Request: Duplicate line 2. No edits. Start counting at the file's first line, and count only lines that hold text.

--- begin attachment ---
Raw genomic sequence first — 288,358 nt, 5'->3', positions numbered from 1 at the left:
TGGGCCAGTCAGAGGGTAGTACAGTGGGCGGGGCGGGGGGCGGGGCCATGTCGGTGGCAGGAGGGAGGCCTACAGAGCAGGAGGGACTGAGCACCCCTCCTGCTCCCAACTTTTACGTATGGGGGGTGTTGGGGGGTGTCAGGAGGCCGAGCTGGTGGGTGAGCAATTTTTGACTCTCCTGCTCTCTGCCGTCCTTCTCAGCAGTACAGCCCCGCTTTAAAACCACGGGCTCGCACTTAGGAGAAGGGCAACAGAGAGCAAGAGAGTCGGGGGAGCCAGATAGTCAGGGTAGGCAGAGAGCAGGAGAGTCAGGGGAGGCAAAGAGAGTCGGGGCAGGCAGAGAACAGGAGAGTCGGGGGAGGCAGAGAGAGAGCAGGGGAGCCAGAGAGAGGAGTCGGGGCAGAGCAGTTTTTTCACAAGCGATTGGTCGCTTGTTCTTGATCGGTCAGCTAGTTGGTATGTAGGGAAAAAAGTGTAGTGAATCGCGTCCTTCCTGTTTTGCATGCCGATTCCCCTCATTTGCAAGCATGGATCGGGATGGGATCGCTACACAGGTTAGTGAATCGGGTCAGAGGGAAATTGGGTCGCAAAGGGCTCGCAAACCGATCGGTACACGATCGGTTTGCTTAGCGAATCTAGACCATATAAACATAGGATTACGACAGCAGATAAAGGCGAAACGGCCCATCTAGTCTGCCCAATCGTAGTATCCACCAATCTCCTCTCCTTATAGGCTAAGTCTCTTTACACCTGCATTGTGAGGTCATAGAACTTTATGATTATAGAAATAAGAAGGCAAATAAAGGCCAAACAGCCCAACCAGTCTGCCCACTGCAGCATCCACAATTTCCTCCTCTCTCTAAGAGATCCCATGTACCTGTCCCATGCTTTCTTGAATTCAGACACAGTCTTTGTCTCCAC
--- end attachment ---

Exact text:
TGGGCCAGTCAGAGGGTAGTACAGTGGGCGGGGCGGGGGGCGGGGCCATGTCGGTGGCAGGAGGGAGGCCTACAGAGCAGGAGGGACTGAGCACCCCTCCTGCTCCCAACTTTTACGTATGGGGGGTGTTGGGGGGTGTCAGGAGGCCGAGCTGGTGGGTGAGCAATTTTTGACTCTCCTGCTCTCTGCCGTCCTTCTCAGCAGTACAGCCCCGCTTTAAAACCACGGGCTCGCACTTAGGAGAAGGGCAACAGAGAGCAAGAGAGTCGGGGGAGCCAGATAGTCAGGGTAGGCAGAGAGCAGGAGAGTCAGGGGAGGCAAAGAGAGTCGGGGCAGGCAGAGAACAGGAGAGTCGGGGGAGGCAGAGAGAGAGCAGGGGAGCCAGAGAGAGGAGTCGGGGCAGAGCAGTTTTTTCACAAGCGATTGGTCGCTTGTTCTTGATCGGTCAGCTAGTTGGTATGTAGGGAAAAAAGTGTAGTGAATCGCGTCCTTCCTGTTTTGCATGCCGATTCCCCTCATTTGCAAGCATGGATCGGGATGGGATCGCTACACAGGTTAGTGAATCGGGTCAGAGGGAAATTGGGTCGCAAAGGGCTCGCAAACCGATCGGTACACGATCGGTTTGCTTAGCGAATCTAGACCATATAAACATAGGATTACGACAGCAGATAAAGGCGAAACGGCCCATCTAGTCTGCCCAATCGTAGTATCCACCAATCTCCTCTCCTTATAGGCTAAGTCTCTTTACACCTGCATTGTGAGGTCATAGAACTTTATGATTATAGAAATAAGAAGGCAAATAAAGGCCAAACAGCCCAACCAGTCTGCCCACTGCAGCATCCACAATTTCCTCCTCTCTCTAAGAGATCCCATGTACCTGTCCCATGCTTTCTTGAATTCAGACACAGTCTTTGTCTCCAC